"Presenting the Professional's Guide to Breaking Tennis Rackets. "Smashing a tennis racket is like having rough sex. When the racket breaks, it feels almost orgasmic. You know, some rackets just like it rough," said Dmitry Tursunov, a Californian-based Russian. "Afterwards, you feel a bit sorry that you've done it, and you're like, 'Yeah, I'll make it up to you darling, my little racket'. But the racket is broken and you know that it's never going to be the same again."
There is something about Russians and violent feelings towards tennis rackets. But it is important to get it right.
Even Marat Safin, a frame-busting legend, has a few rules: "You can destroy one racket. You can destroy a chair. But you can't destroy a racket and a chair in the same match. There has to be a limit. Otherwise this is the tennis of a sick person."
And Mikhail Youzhny became a star on the Youtube website this year when he bashed his racket against his own head with enough force to draw blood. Self-inflicted wounds are not that sensible either. But Tursunov, the world No 31, has passed on the inside guide on how to trash rackets with style, even if he is about as politically correct as a love-child of Jeremy Clarkson and a brigadier's wife.
Tursunov, who has twice reached the fourth round at Wimbledon, said that players should be encouraged to break rackets, that tennis should match 'The Texas Chainsaw Massacre' for blood and gore. "I don't see why anyone would ever have a problem with players smashing rackets. There's no big deal, is there? Imagine if Roger Federer and Rafael Nadal are playing in the fifth set of Wimbledon. Federer had thought it was going to be easy, and he is annoyed, so he goes up to the net post with his racket, swinging away like a samurai warrior. The racket is in pieces.
"If Federer did that, that would become one of the most popular bits of footage ever. I think more of the top players should be encouraged to smash rackets. They are trying to show how intense and how passionate players are on court, and what better way to do that than smashing rackets on the court?" But the umpires will see things a bit differently; as bashing and biffing your racket is against the rules (in reality, though, it's everyone's guilty pleasure). Tennis does sex; it also does violence.
Tursunov, putting on his teacher's hat, advises amateur racket-smashers not to fling their rackets across the court. If you do that, you will deny yourself half the fun of it. "I think it's best not to throw it. If you hold on to it, you feel more in control, it's really you smashing the racket, you can feel it breaking, you can feel the vibrations and the force down your arm. Also, if you throw your racket across the court, and it doesn't break, and there's only a scratch on it, then you are going to feel like an idiot when you walk over to pick it up. If it looks like you want to break your racket, then you have to do it," said Tursunov, the tennis world's answer to Will Ferrell (he looks and behaves much like the American actor).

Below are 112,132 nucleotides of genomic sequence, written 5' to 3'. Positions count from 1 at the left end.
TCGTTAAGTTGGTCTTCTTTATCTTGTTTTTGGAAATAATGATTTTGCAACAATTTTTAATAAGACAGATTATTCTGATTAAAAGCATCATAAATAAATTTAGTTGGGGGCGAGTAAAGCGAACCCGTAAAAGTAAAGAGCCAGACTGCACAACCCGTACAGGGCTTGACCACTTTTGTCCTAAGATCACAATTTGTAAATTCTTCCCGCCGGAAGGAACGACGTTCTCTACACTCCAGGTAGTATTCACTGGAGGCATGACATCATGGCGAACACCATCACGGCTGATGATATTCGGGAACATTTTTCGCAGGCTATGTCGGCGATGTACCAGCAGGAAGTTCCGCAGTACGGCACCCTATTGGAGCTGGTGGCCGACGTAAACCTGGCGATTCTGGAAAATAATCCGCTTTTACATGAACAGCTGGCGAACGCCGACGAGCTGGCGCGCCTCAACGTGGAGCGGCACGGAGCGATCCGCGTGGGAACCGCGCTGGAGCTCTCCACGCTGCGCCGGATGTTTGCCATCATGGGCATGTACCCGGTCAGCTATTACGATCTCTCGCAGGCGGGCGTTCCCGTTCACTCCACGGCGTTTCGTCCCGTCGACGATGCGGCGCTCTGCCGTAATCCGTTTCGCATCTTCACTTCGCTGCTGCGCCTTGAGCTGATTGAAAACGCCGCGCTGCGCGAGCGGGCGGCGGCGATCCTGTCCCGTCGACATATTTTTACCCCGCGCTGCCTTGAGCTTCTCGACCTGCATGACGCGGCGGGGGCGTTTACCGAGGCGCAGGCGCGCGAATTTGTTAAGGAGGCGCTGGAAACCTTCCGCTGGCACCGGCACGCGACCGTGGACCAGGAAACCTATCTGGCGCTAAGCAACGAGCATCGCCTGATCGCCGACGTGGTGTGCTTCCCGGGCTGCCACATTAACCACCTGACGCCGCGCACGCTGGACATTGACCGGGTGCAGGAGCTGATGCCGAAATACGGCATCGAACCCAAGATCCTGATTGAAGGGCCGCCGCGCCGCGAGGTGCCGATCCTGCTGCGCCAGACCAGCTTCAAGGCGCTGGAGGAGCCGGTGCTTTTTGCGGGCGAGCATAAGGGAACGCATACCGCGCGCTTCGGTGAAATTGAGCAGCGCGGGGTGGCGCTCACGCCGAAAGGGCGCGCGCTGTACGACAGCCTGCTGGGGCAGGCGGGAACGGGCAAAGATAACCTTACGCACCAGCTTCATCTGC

Cracking a frame on a grass court earns you extra style points. "I'm impressed with anyone who can break a racket on a grass court. That's really manly. Even a girl can break their racket on a hard court. But doing it on grass, that's difficult. You could just end up with a big divot in the grass. I remember doing it once on grass, when I was really pissed off, and it ended up sticking out of the grass like a spear. But I had to pretend that was what I wanted to do, and went over to tidy up the hole in the court. I had to do some gardening. Never show that you tried to break a racket and failed."
Players practise their serves, their volleys and their groundstrokes; perhaps they should also practise their racket-abuse. "I have broken countless rackets during my career. I remember going through one 10-day period, and this was just on the practice court and not the match court, when I broke about 10 or 15. That was a little crazy. But, if you are having a bad day, then it's the best way to take out your frustrations. You're not going to start throwing tennis balls at people. The nearest object to hand is your racket, and you know that it's going to feel good when you break it. There have been a couple of times in matches when I have broken rackets on my knee. No, it wasn't painful for my knee, just painful for the racket. That's why you have to practise to get your racket-smashing right," said Tursunov.
"You don't want to look stupid on the court. But I probably smash more rackets in practice than I do in matches. It's almost better in matches, as you don't get a fine, and also, in matches, if you break a racket that tells your opponent that things are getting to you. I go through stages of smashing rackets - it all depends on my mood and whether I am having a bad day on the court."